Dr. Robert Svatek was born and raised in Wharton, a small town approximately 60 miles southwest of Houston in the gulf coast region of Texas. He attended the University of Texas at Austin for undergraduate training and the University of Texas Medical Branch in Galveston for medical school. He then completed his urology residency training at the University of Texas Southwestern Medical Center in Dallas. Following residency, he completed a 3-year fellowship in urologic oncology at the University of Texas MD Anderson Cancer Center in Houston. While there, he also earned his master of science in clinical research investigation at the University of Texas Health Science Center at Houston, Center for Clinical Research and Evidence-Based Medicine. He was then recruited to the department of urology at UT Health San Antonio in 2010, to build a bladder cancer center of excellence.
Dr. Svatek was also named one of San Antonios Top Doctors 2021 and Texas Monthly’s Super Doctors 2020.
Advanced Practice Providers Working With Dr Bupathi
- Ductal Carcinoma in Situ
- HER2+ Breast Cancers
- Lobular Carcinoma in Situ
- Metastatic Breast Cancer
- Paget Disease of the Breast
- Triple-Negative Breast Cancer
Medical Oncology Fellowship, The Ohio State University, Columbus, OH
Investigational Cancer Therapeutics Fellowship, The University of Texas, MD Anderson Cancer Center, Houston, TX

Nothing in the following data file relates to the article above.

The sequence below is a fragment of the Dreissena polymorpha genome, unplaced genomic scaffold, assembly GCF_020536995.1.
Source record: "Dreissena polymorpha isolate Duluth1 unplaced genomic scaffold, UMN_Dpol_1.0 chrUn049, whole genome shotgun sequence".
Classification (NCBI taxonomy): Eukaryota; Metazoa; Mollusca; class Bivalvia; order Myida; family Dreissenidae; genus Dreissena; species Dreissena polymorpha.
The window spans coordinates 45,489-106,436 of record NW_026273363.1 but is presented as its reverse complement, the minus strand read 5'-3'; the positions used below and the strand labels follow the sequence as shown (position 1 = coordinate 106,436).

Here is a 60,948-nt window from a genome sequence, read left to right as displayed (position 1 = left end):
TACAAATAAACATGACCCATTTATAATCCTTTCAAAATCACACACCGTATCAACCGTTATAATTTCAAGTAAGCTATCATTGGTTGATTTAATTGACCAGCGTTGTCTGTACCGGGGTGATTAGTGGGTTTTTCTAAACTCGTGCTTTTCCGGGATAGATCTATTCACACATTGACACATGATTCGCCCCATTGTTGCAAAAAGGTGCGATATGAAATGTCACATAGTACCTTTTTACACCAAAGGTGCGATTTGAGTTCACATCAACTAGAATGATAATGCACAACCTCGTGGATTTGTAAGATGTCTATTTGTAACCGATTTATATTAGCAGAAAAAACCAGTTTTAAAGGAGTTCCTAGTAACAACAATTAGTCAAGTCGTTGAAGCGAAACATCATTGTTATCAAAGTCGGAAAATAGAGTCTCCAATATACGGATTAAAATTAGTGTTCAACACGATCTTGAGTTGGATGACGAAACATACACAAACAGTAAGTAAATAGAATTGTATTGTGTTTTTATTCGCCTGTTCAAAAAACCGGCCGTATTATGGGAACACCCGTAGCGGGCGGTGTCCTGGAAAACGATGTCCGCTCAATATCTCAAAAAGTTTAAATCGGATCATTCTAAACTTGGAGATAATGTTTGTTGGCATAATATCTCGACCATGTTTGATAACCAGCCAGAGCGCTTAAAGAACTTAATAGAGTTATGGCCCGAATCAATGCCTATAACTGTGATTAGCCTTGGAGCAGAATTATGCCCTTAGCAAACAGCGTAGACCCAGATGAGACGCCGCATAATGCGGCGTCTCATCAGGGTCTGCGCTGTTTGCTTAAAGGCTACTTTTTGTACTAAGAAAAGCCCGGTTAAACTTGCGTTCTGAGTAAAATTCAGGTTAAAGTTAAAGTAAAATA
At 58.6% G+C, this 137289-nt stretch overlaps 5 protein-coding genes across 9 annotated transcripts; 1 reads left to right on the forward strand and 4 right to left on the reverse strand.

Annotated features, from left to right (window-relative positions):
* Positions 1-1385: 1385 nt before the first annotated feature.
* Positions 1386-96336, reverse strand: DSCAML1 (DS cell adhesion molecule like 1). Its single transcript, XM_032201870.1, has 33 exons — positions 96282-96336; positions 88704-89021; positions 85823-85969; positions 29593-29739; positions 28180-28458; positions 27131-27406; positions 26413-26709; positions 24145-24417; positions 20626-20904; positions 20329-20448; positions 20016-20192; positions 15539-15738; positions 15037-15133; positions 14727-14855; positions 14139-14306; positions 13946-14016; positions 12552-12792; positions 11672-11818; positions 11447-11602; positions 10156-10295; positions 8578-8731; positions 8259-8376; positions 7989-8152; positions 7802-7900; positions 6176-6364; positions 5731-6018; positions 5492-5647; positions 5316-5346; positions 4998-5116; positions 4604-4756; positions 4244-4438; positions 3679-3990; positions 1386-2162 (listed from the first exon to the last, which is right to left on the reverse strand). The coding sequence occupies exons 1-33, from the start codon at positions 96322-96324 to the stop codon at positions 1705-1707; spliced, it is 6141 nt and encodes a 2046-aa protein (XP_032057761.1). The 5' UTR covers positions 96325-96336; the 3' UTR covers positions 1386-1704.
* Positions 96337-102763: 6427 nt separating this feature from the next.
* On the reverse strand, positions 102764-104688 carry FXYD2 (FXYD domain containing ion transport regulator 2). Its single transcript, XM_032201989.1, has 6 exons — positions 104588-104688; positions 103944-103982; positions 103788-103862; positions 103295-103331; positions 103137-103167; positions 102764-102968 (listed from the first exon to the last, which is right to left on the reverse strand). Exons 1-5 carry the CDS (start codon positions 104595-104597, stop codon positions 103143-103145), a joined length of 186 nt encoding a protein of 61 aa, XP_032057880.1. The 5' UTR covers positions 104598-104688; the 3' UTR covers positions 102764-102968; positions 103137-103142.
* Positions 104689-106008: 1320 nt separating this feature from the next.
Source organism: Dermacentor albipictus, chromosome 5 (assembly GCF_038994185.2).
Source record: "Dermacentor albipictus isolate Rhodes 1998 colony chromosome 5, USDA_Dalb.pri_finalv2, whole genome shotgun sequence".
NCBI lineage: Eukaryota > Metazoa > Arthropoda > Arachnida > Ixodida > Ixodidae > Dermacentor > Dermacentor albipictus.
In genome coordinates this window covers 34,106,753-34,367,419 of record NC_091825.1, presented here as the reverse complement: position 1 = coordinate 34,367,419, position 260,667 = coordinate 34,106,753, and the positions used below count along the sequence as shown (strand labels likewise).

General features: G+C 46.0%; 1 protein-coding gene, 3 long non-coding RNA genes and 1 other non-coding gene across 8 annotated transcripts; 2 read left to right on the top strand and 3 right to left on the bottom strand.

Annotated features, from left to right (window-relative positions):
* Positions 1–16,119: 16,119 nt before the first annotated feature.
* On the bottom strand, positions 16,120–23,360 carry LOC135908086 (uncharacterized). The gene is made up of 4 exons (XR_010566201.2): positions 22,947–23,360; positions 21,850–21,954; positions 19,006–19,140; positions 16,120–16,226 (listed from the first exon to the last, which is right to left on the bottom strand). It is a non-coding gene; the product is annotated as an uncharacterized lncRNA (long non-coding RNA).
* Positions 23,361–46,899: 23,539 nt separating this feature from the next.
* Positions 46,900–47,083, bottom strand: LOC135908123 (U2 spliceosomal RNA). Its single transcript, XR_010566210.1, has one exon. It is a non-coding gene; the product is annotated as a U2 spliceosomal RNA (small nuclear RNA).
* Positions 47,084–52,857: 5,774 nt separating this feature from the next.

Gastrointestinal Oncology Advanced Fellowship, The Ohio State University, Columbus, OH
Research Fellowship, Cleveland Clinic Foundation, Department of Translational Hematology & Oncology, Cleveland, OH
Internal Medicine, Case Western Reserve University, Cleveland, OH
St. Georges University, School of Medicine, West Indies, Grenada
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What Causes Bladder Cancer
You may be at a higher risk of developing bladder cancer due to your lifestyle, age or genetics. If you have risk factors, like being a smoker or over age 55, talk to your doctor about prevention and testing.
Banner MD Anderson focuses on the whole person when it comes to cancer care. Were here for you every step of the way – from symptoms to treatment and everything in between. If you have risk factors or symptoms of bladder cancer, considering making an appointment with Banner MD Andersons caring team of health care professionals.
Bladder Cancer Clinical Trials
MD Anderson researchers are developing new treatments for patients with bladder cancer. One area of study is immunotherapy. These drugs work by improving the ability of the patients immune system to fight cancer. Most immunotherapies that are currently in clinical trial for bladder cancer are checkpoint inhibitors, which keep the immune system from shutting off before the cancer is completely destroyed.
Researchers are also exploring targeted therapies for bladder cancer. These drugs do not directly kill cancer cells. Instead, they stop or slow the spread of cancer by interfering with, or targeting, the molecules cancer cells need to survive and expand.